Because the National Guard is a component of the U.S. Army, the enlistment process for new National Guard recruits is similar to that of active duty and reserve recruits. Future guardsmen have their own preparatory program called the Recruit Sustainment Program in which they go through pretraining with others going into the Guard. However, at basic training and eventually Advance Individual Training, the recruits will train with active-duty soldiers.
Recruit Sustainment Program
Few recruits go to Basic Combat Training (BCT) immediately after signing up for the National Guard. Most enlistees go into the Guard's Recruit Sustainment Program (RSP). RSP members meet once each month to learn about drill and ceremony, military ranks, the military alphabet, uniform standards, Army values and barracks inspections. The RSP breaks down into three main phases: red, white and blue.
Return to MEPS
Upon completing blue phase in the RSP, recruits return to the Military Entrance Processing Station (MEPS) for another medical check and a final swearing in ceremony. The recruits load onto a bus and head to the local airport to fly to one of the Army's five basic training posts: Fort Jackson, Fort Leonard Wood, Fort Sill, Fort Knox and Fort Kentucky.
Basic Combat Training
Before starting BCT, new recruits stay at the reception battalion for four to 10 days. At the reception battalion, recruits fill out paperwork concerning finances, receive vaccinations and are fitted for their uniforms. When all of these administrative tasks are complete the platoon moves as a unit to its training barracks to meet the drill sergeant. BCT lasts 10 weeks and, like RSP, the training falls into red, white and blue phases. Red Phase is where most of the soldierization process occurs. Recruits learn about Army values and inspections procedures. The White Phase primarily covers marksmanship techniques with the M16 rifle and hand-to-hand combat. Finally, during the Blue Phase, soldiers learn how to work as a team to achieve tactical objectives such as clearing a room or establishing base camp. Each phase lasts about three weeks. During the 10th week, new soldiers participate in a graduation ceremony witnessed by their friends and family.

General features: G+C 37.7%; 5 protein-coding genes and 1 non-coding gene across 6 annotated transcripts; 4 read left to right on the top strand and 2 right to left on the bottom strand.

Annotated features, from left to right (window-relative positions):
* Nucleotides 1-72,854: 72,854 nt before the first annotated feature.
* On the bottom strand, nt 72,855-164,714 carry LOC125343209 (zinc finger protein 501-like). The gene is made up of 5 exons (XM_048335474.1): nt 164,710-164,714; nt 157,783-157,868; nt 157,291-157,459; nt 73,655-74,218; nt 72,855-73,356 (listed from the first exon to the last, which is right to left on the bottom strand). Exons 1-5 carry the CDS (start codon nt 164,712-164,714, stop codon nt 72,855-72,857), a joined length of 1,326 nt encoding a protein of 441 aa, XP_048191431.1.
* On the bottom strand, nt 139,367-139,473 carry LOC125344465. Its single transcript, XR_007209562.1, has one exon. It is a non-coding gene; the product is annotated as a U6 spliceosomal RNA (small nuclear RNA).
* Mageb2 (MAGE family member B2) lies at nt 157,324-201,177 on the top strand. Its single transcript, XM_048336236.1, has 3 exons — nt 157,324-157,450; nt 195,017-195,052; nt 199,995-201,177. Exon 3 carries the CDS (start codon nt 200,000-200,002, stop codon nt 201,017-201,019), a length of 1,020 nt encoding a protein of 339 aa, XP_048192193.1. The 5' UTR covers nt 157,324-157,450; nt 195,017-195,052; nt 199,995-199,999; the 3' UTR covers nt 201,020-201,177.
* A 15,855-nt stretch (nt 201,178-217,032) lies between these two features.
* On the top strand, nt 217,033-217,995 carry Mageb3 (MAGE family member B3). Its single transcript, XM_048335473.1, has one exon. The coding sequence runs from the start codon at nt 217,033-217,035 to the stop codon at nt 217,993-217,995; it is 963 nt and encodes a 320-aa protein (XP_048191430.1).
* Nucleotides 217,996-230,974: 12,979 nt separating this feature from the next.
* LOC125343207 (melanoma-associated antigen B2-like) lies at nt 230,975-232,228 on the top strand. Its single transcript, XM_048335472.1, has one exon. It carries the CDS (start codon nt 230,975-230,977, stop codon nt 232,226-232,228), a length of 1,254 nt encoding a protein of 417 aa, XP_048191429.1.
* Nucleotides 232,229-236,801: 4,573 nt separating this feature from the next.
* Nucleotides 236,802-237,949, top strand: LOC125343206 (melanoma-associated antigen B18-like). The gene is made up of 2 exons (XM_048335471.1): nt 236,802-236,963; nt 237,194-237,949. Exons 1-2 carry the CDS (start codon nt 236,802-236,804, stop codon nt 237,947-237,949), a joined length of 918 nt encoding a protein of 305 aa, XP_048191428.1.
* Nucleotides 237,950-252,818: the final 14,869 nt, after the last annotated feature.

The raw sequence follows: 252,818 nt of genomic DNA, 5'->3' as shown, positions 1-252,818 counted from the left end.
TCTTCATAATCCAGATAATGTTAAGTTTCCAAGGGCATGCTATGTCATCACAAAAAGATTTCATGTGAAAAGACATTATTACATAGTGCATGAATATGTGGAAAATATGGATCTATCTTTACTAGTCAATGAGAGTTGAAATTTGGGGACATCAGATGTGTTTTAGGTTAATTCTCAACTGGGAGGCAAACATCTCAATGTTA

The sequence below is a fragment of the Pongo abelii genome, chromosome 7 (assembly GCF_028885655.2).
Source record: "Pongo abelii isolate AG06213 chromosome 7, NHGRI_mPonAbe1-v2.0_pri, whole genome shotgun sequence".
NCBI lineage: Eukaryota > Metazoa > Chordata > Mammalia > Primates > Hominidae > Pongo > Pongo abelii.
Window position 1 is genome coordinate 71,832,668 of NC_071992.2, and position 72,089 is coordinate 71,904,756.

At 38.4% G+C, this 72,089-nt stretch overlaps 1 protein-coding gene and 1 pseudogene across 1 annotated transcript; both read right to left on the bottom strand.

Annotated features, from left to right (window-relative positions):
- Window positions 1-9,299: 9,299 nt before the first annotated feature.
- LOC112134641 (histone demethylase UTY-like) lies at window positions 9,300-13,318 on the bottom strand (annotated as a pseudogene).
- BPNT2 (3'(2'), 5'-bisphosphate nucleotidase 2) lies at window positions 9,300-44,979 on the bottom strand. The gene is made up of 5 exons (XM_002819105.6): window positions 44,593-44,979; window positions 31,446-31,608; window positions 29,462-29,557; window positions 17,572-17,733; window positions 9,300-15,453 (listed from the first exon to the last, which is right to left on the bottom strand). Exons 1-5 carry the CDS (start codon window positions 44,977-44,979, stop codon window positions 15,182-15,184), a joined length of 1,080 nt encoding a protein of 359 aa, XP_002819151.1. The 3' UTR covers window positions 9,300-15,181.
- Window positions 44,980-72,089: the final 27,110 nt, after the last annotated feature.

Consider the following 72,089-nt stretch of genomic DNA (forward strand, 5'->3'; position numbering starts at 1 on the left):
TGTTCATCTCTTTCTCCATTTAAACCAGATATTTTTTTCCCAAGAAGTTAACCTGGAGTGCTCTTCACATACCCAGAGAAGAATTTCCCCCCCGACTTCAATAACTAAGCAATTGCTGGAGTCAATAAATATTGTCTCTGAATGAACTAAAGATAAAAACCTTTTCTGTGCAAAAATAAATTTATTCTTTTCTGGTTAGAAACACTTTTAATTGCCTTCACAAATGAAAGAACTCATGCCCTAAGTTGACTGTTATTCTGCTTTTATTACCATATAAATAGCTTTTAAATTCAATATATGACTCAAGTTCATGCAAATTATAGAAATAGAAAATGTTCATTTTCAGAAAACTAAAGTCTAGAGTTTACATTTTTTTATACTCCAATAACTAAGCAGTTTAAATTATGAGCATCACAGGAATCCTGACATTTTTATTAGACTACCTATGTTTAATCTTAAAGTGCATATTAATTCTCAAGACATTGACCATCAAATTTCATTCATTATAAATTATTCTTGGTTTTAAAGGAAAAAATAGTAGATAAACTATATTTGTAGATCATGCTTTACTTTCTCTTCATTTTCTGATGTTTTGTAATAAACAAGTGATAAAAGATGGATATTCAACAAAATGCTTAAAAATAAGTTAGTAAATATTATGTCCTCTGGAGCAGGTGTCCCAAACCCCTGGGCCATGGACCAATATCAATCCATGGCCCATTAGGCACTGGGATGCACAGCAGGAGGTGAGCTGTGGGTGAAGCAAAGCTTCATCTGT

Advanced Individual Training
Every guardsman has a specific military occupational specialty (MOS) that they will perform during their time in the National Guard. After graduating from BCT, Guard soldiers head to their Advanced Individual Training (AIT) site to prepare for this specialty. The Army has many schools. Soldiers train can train several specialties, including infantryman, intelligence analyst and aviation mechanic.
Upon completing both BCT and AIT, guardsmen can return to their home unit and their civilian lives. Regulations require soldiers to show up for drill once each month and for two weeks each year for an extended training exercise. During weekend drill, soldiers train on tasks specific to their MOS. For example, military police soldiers train on conducting road checkpoints. This training prepares guardsmen for eventual deployment.
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